Organ and Church Music at Wilfrid Laurier University
Faculty: Jan Overduin

Programs for Organists:
Honours Bachelor of Music (four years)
  • Church Music
  • Composition
  • Comprehensive
  • Music Education
  • Music History
  • Performance
  • Theory
Honours Bachelor of Music Therapy (four years)
Diploma in Performance (one year)

Teaching and Practice Organs
(all with first-class mechanical action, and available)

"We are in a struggle for the mind and soul of our culture" (James Moeser)


  1. No other musical post exists where a musician's creativity can find as much expression as in the the field of church music. Performing, composing, conducting, teaching--the possibilities are endless. Hymns, anthems, cantatas, concertos, oratorios, solos, organ concerts, even operas, film music, ballet, wedding and funeral music--they may all be taught, performed and composed, from the simplest to the most complex polytonal choral or instrumental pieces.



  3. Church music offers a unique opportunity for a musician to reach people from all walks of life with good performances of fine vocal and instrumental music. Millions of people gather each weekend for worship (more even than for sports). For probably 90% of these people, the only 'live' music they will ever hear is what they hear in places of worship.
  4. Church music involves training volunteer or (in some cases) professional or semi-professional choirs, orchestras, instrumental ensembles and vocal groups, soloists, and playing an instrument such as the organ (or piano). The director of music is responsible for the people's singing of the liturgy and hymns, directing the vocal and instrumental forces as needed, and playing, directing, composing music for all church services. The potential and the need are great for training leaders (known as Choir Directors, Organists, Directors of Music, Ministers of Music, Soloists etc.).
  5. Much of what goes on musically in churches is vulgar and cheap. The aim of the church music program at WLU is to revive cultural excellence in church music.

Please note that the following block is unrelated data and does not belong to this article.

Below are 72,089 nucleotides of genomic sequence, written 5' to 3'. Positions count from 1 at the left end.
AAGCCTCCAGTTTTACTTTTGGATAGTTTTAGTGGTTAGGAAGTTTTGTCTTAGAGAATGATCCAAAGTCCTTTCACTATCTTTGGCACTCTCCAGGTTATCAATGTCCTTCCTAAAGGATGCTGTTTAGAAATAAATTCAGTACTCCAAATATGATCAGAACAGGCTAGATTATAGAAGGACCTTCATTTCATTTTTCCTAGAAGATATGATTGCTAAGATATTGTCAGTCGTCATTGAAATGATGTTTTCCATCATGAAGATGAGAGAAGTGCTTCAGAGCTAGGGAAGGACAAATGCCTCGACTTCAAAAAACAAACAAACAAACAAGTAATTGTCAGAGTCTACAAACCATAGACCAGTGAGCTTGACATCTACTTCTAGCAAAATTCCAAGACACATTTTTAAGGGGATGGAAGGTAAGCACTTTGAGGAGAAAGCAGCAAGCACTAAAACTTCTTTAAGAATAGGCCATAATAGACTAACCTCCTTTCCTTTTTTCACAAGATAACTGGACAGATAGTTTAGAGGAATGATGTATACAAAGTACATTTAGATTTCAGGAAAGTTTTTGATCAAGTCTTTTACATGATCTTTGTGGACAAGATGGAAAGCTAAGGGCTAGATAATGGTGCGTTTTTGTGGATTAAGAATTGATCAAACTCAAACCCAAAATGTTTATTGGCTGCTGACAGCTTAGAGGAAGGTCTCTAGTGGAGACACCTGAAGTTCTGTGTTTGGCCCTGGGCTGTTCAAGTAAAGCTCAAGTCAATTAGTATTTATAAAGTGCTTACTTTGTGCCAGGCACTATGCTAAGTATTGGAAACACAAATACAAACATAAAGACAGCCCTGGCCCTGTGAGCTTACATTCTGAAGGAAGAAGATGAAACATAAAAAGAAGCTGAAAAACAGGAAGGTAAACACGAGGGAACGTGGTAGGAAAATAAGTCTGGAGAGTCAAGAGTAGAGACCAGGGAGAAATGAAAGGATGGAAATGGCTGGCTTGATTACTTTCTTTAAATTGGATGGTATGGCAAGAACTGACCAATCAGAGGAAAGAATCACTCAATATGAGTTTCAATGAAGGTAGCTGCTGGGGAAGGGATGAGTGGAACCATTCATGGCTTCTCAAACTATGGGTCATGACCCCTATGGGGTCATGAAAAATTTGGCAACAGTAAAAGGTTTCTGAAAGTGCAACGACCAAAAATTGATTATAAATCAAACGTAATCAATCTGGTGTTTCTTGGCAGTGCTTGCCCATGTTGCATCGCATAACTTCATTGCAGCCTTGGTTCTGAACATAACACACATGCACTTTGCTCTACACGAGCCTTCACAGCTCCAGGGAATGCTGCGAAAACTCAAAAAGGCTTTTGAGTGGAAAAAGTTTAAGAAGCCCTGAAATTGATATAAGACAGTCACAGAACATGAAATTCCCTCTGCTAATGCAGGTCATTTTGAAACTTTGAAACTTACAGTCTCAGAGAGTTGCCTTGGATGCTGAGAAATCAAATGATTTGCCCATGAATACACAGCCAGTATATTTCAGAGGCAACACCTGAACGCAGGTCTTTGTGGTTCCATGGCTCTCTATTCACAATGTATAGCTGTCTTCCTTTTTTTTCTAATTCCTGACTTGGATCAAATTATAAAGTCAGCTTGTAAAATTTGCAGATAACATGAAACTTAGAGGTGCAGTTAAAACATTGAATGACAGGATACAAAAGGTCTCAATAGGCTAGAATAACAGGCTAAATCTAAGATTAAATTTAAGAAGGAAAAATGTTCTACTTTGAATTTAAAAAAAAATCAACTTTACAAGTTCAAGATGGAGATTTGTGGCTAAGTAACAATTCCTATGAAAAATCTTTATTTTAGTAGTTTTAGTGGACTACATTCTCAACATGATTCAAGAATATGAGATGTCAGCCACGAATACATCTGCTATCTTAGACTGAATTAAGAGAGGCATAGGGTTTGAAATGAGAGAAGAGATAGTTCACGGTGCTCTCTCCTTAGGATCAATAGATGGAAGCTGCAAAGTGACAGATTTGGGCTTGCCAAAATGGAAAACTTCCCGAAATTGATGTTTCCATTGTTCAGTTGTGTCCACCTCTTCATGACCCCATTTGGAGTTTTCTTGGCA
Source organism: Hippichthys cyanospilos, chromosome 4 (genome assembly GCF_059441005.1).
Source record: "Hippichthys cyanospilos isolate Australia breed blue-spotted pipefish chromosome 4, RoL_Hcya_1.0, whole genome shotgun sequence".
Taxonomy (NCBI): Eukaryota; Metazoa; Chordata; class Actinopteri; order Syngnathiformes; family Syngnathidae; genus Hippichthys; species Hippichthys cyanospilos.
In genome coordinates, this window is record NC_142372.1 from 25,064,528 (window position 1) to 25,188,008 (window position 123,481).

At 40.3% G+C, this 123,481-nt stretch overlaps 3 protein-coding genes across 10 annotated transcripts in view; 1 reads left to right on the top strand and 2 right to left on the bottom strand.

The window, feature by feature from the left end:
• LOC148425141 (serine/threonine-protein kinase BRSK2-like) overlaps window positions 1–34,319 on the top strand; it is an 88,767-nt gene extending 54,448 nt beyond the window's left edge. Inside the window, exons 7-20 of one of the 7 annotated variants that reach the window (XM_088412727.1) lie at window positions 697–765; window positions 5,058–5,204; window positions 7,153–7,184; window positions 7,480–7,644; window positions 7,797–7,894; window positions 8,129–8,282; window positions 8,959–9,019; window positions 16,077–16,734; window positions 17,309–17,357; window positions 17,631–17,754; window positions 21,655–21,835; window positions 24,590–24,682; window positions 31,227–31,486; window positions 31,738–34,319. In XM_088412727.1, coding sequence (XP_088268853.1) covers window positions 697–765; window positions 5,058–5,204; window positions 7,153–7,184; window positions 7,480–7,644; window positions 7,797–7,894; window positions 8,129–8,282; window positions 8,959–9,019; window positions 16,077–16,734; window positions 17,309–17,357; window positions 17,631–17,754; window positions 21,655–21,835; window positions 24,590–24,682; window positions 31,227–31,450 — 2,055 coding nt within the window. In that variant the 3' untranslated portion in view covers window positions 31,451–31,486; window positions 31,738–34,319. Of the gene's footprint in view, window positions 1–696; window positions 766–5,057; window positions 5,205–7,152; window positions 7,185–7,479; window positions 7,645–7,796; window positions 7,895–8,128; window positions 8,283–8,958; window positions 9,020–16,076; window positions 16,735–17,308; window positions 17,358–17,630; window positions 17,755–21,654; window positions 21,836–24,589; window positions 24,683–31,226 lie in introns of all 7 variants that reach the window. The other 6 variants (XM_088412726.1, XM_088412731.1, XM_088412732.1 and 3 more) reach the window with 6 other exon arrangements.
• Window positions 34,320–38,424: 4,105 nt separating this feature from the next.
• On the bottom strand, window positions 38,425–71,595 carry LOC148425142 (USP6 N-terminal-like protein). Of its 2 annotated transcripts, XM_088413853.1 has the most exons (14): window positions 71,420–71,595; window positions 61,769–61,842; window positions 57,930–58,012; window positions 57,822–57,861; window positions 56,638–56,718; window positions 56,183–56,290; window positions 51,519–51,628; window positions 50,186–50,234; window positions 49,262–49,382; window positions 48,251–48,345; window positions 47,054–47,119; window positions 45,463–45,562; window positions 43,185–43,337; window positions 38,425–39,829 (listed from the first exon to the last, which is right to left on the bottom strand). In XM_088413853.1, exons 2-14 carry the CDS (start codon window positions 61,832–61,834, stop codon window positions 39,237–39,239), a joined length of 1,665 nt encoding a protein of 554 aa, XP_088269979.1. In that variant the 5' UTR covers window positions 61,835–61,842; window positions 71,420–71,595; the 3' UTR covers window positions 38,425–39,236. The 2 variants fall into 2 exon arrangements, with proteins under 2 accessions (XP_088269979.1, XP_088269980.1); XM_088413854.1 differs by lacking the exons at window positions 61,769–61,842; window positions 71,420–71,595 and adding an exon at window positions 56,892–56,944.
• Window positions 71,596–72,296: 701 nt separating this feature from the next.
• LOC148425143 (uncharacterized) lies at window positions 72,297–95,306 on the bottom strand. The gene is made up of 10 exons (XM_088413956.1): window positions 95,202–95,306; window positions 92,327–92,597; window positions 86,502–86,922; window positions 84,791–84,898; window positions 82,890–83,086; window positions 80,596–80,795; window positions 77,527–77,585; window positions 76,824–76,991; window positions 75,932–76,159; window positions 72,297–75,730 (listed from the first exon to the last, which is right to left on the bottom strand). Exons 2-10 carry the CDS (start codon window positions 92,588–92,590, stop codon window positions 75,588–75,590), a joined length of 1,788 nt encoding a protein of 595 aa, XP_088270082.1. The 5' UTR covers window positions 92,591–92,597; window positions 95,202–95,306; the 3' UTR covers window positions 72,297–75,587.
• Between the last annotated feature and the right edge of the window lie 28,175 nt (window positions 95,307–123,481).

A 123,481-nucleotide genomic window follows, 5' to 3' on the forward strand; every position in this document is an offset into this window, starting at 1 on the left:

1. WLU's emphasis on performance (live music making). Nothing can replace this, especially in the context of a church/synagogue service, influenced by the unpredictable (attendance, mood, liturgical year, local issues etc.)
  2. WLU's emphasis on improvisation. Live music making, spontaneity, reacting to the mood of a service, moving from one part to another within a service, unifying the service both musically and in mood: all are reasons for stressing the development of improvisational skills (as in WLU's music therapy, composition, and jazz programs). Oxford University Press publishes Jan Overduin's MAKING MUSIC--Improvisation for Organists, a textbook inspired by and written specifically for WLU students.
  3. WLU's close relationship with Waterloo Lutheran Seminary (on the same campus). Daily chapel services, other special services, relating with seminary students and professors. A great opportunity that is mutually beneficial.
  4. WLU's co-operation with Conrad Grebel College at the University of Waterloo. Additional courses in hymnology, worship, and theology. Where appropriate, cross registration is encouraged.
  5. WLU's Practicum Option. Students gain practical experience by working in a church, under supervision.
  6. WLU's Chapel Choir. This choir participates in seminary services, and services in other churches.
  7. WLU's Faculty resources: including Dr. Barrie Cabena and Prof. Jan Overduin, internationally recognized church musicians.
  8. WLU's physical resources. Five excellent tracker organs, and a chapel with very fine acoustics.



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